This work is a mixture of two different worlds: Persistent Homology and A∞-(co)algebras. The former is a new tool in Topological Data Analysis, whilst the latter is a classical concept in Homological Perturbation Theory.
Persistent Homology (in the sense of [1,2,3]) is a topological technique which has proved to be useful in areas such as digital imaging [4], sensor networks [5], molecular modelling [6], dynamical systems [7,8] and speech pattern analysis [9]. It allows one to extract global structural information about data sets (specially high dimensional ones) which may contain noise.
In this dissertation, we enhance the power of Persistent Homology through the use of A∞-(co)algebras [10]. These are structures with which we can endow the (co)homology of a topological space in order to obtain information of its homotopy type beyond its homology groups and its cohomology algebra.
Throughout this abstract, the word “homology” will refer to "homology with coefficients in some field".
If we want to study a data set, we can build a point cloud (i.e., a finite metric space) to represent it so that the details we find about the structure of the cloud can be translated into patterns in the data. Specifically, if we view the point cloud “P” as a reasonable sample of points of an unknown metric space “M”, the shape of M will tell us about the structure of P. In a situation like this, persistent homology (that we recall in Chapter 1) allows us to approximate the Betti numbers of M.
We work with A∞-(co)algebras (that we recall in Chapter 2) with the aim of providing more information about the space M. To do so, we start by showing how powerful A∞-(co)algebras are (Section 2.4) and choose a part of every A∞-(co)algebra to focus on (Section 3.1), e.g., given an A∞-coalgebra "{Δ_n}_n" on the homology of a topological space "X", we can look at the kernel of each of the linear maps Δ_n restricted to some homology degree. Any such kernel is a vector subspace of the corresponding homology group but its dimension is not a homotopy invariant of X (Section 3.2.1). Despite this, we show situations in which this dimension can give information on the homotopy type of X (Sections 3.2.2 and 3.2.3).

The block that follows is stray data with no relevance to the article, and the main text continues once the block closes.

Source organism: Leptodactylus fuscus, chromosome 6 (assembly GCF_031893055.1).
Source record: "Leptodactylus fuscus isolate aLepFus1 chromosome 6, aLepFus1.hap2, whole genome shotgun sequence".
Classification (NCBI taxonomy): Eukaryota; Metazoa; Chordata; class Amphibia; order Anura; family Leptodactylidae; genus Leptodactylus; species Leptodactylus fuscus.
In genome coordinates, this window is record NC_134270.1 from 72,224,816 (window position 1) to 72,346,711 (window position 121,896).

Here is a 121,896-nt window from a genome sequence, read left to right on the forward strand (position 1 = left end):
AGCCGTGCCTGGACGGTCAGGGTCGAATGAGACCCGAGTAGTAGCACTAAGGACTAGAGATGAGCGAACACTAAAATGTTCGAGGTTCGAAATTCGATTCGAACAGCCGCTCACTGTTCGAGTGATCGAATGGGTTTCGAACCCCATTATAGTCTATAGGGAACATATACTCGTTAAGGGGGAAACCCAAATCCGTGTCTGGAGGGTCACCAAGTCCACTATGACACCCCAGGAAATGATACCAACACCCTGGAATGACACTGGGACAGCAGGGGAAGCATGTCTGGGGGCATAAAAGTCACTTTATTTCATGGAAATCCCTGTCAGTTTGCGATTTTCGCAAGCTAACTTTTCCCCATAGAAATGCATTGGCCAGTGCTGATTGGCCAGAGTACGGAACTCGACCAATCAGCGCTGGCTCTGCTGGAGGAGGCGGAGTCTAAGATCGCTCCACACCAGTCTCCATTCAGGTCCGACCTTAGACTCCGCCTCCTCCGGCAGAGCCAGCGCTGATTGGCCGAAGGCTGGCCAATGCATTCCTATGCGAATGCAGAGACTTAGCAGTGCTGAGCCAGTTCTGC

Next step is adding persistence to the scene. The Fundamental Theorem of Persistent Homology (of which we give a new proof in Section 1.2) claims that given a family of nested topological spaces with finite dimensional homology groups, the sequence formed by the homology of each of the spaces, with all maps induced by the corresponding inclusions, can be decomposed as a “barcode” in a unique way (up to reordering of bars). The point is to find analogues of this classical result to capture the information of the vector subspaces we are focusing on, like the kernels of the maps Δ_n mentioned above. We first prove a decomposition result of this kind (Section 3.3) for nested topological spaces and A∞-coalgebra structures on their homology satisfying the following condition, that we call C: the maps induced in homology by the inclusions send elements in the kernel of Δ_n to elements in the kernel of the corresponding Δ_n. We then provide a construction that guarantees that for certain families of nested topological spaces, we can choose an A∞-coalgebra on the homology of each term so that condition C holds (Section 3.4). Notice that when the chosen A∞-coalgebra structures do not satisfy C, an interesting intermittent behavior takes place (Section 3.5), but in spite of this, we can still prove a decomposition result by using zigzag persistence techniques (Section 3.6).
On the computational side, we modify an algorithm by P. Real et al. [11] to compute A∞-coalgebra structures on the homology of finite CW complex by building a discrete vector field (Section 2.3), and we provide an abstract algorithm to compute the barcode decomposition that encapsulates the information of the kernels of the maps Δ_n in an A∞-coalgebra (Section 3.7).
To make this work as self-contained as possible, we have added an Appendix with a collection of tools of Rational Homotopy Theory that we use.
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